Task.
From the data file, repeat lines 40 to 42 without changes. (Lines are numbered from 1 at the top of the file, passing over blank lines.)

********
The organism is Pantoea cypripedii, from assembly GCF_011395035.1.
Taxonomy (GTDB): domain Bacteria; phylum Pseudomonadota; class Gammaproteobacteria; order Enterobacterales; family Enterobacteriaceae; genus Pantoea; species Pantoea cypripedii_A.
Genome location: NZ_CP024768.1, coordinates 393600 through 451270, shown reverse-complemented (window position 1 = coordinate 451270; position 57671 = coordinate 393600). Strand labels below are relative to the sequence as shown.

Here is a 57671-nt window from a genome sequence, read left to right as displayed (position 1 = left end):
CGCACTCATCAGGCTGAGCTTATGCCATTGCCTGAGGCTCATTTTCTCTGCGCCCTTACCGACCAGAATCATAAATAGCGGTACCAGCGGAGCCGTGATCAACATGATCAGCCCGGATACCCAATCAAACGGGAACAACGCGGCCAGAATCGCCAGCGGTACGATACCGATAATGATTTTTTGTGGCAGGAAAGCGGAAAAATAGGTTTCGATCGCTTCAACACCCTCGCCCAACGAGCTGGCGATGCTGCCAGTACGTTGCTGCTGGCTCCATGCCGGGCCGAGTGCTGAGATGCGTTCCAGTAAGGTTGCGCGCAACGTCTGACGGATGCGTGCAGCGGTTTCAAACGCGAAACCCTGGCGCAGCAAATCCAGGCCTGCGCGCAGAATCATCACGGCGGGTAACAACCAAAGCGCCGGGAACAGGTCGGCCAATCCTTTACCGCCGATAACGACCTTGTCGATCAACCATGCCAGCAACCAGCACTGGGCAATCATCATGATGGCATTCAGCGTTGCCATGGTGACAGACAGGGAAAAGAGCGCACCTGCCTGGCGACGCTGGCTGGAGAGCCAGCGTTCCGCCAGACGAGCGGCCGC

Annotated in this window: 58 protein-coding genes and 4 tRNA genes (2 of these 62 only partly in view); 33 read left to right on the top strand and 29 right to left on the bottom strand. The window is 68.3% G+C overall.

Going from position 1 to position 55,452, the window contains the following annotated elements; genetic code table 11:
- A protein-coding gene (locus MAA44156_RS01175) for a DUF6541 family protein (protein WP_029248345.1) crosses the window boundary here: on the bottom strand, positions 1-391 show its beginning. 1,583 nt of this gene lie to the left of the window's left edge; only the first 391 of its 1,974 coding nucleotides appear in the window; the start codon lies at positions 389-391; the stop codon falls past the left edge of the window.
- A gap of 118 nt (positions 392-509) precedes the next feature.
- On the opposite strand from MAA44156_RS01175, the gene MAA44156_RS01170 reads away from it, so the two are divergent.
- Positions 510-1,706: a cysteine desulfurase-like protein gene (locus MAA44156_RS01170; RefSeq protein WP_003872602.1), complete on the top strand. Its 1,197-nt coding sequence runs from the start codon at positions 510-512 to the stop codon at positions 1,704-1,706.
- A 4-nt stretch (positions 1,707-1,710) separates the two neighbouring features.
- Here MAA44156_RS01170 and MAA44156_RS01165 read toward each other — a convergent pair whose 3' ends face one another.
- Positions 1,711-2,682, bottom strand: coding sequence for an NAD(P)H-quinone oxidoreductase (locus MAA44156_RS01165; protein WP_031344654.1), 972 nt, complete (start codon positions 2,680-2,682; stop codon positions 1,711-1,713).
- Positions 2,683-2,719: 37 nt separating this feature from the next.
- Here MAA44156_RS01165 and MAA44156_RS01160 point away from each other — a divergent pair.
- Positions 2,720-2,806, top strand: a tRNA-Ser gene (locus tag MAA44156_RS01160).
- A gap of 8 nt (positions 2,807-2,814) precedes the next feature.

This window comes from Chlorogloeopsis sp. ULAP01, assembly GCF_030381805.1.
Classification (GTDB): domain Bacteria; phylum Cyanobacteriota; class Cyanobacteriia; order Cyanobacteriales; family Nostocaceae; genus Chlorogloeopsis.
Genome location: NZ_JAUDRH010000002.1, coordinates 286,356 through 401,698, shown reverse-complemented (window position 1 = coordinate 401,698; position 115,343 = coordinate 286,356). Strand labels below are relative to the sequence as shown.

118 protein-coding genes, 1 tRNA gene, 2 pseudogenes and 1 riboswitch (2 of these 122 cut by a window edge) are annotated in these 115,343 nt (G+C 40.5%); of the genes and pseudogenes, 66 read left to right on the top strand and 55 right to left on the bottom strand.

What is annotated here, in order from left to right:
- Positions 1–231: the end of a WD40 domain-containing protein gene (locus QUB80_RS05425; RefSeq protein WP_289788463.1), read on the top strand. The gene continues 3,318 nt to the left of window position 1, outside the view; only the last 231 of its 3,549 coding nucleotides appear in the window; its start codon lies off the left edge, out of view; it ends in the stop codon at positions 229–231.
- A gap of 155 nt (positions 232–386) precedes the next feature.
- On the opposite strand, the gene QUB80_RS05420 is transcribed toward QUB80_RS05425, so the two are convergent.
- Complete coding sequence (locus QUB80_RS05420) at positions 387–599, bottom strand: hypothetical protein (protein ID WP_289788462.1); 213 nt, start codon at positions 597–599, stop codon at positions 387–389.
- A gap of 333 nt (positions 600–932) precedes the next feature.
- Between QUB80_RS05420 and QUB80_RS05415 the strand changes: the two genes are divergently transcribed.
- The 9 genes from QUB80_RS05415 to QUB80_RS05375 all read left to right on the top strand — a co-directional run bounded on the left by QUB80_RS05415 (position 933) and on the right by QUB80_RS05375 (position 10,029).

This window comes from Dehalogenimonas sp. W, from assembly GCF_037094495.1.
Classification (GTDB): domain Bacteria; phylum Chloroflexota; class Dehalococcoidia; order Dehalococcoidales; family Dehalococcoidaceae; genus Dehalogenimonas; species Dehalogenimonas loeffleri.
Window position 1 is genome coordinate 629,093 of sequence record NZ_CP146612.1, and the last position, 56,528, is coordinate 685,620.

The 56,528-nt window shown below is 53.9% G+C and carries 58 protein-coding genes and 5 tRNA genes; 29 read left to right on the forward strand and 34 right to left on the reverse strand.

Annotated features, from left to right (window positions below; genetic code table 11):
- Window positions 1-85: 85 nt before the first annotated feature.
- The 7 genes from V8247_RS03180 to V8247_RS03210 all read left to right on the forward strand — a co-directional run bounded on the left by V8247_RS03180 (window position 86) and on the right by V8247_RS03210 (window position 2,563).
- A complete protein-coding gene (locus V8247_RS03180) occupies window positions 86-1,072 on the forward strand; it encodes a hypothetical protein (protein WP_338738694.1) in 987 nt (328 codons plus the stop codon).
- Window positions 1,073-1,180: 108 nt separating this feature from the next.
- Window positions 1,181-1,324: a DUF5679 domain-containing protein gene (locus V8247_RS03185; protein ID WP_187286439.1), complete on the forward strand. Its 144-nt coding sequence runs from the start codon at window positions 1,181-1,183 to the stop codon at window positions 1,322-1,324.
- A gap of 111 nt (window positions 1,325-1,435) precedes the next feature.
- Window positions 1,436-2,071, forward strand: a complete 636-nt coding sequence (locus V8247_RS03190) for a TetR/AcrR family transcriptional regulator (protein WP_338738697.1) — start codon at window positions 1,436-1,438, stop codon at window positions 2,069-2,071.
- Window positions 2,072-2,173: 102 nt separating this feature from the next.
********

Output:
- Window positions 1,181-1,324: a DUF5679 domain-containing protein gene (locus V8247_RS03185; protein ID WP_187286439.1), complete on the forward strand. Its 144-nt coding sequence runs from the start codon at window positions 1,181-1,183 to the stop codon at window positions 1,322-1,324.
- A gap of 111 nt (window positions 1,325-1,435) precedes the next feature.
- Window positions 1,436-2,071, forward strand: a complete 636-nt coding sequence (locus V8247_RS03190) for a TetR/AcrR family transcriptional regulator (protein WP_338738697.1) — start codon at window positions 1,436-1,438, stop codon at window positions 2,069-2,071.